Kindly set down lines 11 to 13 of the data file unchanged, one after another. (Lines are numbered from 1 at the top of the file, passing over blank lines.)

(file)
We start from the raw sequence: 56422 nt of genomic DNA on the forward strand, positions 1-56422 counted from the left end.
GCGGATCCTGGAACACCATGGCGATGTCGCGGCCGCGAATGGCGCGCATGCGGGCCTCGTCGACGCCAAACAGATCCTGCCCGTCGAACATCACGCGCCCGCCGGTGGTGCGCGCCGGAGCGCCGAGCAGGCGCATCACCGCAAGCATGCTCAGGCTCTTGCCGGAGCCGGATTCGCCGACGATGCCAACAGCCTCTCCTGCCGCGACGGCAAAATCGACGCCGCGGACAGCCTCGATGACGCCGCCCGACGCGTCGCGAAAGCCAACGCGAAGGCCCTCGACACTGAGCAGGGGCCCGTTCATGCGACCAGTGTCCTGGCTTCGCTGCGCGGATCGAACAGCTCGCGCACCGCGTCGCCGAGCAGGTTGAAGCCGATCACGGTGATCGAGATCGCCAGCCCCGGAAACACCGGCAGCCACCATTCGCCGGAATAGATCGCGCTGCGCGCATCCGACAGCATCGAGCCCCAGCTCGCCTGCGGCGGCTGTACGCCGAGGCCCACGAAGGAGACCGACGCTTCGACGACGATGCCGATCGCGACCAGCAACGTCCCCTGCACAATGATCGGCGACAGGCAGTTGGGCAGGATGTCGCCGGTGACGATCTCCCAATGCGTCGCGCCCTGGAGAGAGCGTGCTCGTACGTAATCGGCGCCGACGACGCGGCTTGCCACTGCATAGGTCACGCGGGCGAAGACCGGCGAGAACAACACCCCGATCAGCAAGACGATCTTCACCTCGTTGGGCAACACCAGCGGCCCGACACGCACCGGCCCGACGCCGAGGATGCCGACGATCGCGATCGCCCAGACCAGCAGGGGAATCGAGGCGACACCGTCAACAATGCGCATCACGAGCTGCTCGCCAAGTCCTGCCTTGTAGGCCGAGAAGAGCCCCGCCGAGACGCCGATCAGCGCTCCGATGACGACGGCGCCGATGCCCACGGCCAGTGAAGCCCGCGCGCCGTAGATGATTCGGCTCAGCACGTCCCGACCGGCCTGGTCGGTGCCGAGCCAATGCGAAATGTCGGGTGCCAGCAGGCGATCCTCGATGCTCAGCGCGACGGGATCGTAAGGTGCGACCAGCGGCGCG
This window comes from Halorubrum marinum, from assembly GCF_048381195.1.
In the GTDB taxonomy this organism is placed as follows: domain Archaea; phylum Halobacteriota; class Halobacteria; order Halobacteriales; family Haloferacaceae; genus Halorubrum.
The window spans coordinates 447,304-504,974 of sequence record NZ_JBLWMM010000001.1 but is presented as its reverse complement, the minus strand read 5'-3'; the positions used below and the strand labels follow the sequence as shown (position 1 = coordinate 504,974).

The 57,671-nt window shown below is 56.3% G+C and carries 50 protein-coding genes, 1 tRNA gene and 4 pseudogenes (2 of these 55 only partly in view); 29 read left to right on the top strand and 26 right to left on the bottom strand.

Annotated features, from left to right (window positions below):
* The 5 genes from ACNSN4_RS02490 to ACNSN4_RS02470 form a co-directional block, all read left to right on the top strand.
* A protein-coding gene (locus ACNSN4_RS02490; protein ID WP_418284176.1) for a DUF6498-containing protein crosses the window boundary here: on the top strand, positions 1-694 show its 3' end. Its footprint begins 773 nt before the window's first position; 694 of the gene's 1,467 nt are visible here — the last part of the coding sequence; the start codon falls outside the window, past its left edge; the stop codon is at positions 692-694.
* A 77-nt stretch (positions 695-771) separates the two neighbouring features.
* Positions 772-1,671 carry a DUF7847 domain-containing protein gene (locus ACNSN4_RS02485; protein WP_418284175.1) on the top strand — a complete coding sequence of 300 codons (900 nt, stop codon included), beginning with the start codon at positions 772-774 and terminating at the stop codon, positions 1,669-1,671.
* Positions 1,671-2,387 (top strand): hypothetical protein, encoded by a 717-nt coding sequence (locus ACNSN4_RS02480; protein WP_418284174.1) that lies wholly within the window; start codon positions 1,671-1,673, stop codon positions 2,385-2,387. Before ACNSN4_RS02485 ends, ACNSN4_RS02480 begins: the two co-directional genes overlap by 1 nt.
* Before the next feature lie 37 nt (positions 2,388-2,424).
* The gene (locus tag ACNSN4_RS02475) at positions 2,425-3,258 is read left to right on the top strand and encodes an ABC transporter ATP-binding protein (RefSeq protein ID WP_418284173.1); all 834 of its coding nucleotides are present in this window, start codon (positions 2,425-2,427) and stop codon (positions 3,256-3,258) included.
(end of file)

* Positions 772-1,671 carry a DUF7847 domain-containing protein gene (locus ACNSN4_RS02485; protein WP_418284175.1) on the top strand — a complete coding sequence of 300 codons (900 nt, stop codon included), beginning with the start codon at positions 772-774 and terminating at the stop codon, positions 1,669-1,671.
* Positions 1,671-2,387 (top strand): hypothetical protein, encoded by a 717-nt coding sequence (locus ACNSN4_RS02480; protein WP_418284174.1) that lies wholly within the window; start codon positions 1,671-1,673, stop codon positions 2,385-2,387. Before ACNSN4_RS02485 ends, ACNSN4_RS02480 begins: the two co-directional genes overlap by 1 nt.
* Before the next feature lie 37 nt (positions 2,388-2,424).